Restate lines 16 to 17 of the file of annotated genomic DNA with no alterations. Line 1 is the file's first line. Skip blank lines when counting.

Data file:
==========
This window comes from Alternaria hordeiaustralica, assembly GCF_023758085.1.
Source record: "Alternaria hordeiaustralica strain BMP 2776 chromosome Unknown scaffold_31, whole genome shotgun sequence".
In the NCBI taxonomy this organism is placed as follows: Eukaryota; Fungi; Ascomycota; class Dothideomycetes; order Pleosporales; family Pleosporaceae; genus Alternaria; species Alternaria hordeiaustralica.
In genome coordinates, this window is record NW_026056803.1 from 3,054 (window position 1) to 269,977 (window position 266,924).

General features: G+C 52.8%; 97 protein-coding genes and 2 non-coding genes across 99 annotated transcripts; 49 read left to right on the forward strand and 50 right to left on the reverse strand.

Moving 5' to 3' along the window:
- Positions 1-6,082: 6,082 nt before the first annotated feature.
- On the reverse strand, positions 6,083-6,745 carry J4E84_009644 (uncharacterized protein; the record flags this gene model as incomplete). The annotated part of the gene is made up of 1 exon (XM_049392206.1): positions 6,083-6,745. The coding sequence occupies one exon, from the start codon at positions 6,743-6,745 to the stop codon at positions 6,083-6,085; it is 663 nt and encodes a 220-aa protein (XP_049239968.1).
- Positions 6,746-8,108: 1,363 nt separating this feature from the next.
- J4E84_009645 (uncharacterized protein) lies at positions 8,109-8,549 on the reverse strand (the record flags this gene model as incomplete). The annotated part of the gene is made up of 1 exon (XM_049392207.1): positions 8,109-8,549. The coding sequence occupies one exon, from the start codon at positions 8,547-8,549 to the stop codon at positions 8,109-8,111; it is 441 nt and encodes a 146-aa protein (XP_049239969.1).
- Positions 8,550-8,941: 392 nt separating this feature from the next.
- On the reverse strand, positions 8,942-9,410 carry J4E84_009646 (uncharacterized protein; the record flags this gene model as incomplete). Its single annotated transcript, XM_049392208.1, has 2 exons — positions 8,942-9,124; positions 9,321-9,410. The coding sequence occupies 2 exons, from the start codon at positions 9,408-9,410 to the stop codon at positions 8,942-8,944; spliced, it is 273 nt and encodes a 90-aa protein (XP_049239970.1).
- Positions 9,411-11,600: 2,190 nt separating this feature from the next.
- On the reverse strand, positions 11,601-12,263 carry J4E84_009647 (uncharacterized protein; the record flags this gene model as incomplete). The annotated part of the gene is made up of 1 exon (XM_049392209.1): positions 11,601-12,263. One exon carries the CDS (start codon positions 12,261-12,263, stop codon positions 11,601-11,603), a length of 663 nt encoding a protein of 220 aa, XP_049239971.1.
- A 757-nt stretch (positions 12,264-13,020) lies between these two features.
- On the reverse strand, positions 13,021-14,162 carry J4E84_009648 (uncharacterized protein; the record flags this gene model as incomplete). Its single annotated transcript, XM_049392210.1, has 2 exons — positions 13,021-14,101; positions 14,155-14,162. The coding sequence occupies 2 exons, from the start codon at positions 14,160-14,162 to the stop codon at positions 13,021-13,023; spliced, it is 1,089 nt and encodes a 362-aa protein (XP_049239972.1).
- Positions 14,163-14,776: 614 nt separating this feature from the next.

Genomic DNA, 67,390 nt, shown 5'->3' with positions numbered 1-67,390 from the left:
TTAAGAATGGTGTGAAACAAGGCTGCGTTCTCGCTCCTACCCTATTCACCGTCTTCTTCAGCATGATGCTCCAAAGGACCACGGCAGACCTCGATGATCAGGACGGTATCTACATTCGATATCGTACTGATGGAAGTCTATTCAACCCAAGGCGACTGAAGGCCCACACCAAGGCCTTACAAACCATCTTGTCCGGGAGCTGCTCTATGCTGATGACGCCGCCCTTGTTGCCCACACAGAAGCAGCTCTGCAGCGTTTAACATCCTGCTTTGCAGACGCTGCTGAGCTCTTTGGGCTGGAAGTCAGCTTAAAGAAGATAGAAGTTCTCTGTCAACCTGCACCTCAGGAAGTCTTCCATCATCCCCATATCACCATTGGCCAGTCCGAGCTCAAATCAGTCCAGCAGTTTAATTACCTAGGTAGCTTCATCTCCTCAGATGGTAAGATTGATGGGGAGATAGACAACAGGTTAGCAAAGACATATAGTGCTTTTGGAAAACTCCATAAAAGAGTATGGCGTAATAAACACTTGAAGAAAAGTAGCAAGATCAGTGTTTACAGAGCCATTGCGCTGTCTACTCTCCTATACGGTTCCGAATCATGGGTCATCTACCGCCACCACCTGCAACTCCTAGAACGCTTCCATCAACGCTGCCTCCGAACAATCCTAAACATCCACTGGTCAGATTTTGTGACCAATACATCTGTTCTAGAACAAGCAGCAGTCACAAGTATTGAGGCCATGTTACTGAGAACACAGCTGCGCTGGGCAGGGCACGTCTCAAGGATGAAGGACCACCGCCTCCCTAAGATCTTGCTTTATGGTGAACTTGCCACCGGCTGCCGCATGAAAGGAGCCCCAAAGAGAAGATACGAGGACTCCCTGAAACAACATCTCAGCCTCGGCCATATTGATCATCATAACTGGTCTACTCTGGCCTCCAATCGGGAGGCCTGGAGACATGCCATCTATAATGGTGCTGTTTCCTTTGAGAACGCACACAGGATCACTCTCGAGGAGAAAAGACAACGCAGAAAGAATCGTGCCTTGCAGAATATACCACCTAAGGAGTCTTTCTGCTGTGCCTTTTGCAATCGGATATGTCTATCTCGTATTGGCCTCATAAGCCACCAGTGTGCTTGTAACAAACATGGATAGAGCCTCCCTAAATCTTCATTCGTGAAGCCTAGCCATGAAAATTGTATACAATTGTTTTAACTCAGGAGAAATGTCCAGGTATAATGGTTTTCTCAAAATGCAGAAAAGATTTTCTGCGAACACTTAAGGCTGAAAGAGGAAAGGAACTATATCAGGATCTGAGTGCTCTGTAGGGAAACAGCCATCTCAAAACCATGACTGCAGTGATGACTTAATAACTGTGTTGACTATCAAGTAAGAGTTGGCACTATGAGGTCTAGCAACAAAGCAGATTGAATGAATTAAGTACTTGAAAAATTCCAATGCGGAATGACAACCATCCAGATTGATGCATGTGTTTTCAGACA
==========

- On the reverse strand, positions 13,021-14,162 carry J4E84_009648 (uncharacterized protein; the record flags this gene model as incomplete). Its single annotated transcript, XM_049392210.1, has 2 exons — positions 13,021-14,101; positions 14,155-14,162. The coding sequence occupies 2 exons, from the start codon at positions 14,160-14,162 to the stop codon at positions 13,021-13,023; spliced, it is 1,089 nt and encodes a 362-aa protein (XP_049239972.1).
- Positions 14,163-14,776: 614 nt separating this feature from the next.